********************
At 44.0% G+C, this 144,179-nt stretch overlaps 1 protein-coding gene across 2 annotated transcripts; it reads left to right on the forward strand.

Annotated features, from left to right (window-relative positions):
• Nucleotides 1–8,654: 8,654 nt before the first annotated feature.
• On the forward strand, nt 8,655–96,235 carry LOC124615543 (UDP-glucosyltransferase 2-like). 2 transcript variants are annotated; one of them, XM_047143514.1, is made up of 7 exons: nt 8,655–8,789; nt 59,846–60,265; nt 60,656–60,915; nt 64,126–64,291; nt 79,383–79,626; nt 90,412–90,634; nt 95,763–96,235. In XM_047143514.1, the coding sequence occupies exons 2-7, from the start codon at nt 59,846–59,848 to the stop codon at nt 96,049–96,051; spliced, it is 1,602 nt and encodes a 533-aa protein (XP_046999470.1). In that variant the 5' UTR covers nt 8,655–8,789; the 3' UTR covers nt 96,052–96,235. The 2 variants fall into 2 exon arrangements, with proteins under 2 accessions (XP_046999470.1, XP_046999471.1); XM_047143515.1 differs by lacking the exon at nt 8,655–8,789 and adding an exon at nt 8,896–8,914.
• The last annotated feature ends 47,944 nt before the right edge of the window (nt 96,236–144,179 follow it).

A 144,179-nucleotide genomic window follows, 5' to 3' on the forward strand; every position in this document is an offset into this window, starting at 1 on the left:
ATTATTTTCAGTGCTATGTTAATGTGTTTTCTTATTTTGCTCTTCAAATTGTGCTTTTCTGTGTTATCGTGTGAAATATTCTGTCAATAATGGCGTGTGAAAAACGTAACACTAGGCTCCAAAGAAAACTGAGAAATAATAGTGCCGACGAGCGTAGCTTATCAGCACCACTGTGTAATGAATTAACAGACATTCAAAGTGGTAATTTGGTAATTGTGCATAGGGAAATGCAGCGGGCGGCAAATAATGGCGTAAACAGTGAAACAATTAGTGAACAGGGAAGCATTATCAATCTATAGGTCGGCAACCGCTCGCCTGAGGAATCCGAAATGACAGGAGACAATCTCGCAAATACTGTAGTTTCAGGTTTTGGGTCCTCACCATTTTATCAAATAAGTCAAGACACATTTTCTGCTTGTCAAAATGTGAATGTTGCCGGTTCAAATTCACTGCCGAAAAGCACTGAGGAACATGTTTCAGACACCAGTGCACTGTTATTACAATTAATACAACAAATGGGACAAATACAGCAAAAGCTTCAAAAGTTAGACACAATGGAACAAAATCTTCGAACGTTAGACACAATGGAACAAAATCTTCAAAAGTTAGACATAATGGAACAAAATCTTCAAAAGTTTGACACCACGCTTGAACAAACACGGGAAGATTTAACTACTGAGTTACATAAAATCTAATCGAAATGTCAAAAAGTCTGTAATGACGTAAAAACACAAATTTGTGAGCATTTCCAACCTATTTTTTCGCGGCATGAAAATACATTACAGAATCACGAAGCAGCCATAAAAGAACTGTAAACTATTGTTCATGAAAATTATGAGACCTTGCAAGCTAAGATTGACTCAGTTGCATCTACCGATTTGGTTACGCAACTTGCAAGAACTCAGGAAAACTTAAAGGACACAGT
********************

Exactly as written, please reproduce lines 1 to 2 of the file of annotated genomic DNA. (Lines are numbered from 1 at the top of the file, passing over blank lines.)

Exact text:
At 44.0% G+C, this 144,179-nt stretch overlaps 1 protein-coding gene across 2 annotated transcripts; it reads left to right on the forward strand.

Annotated features, from left to right (window-relative positions):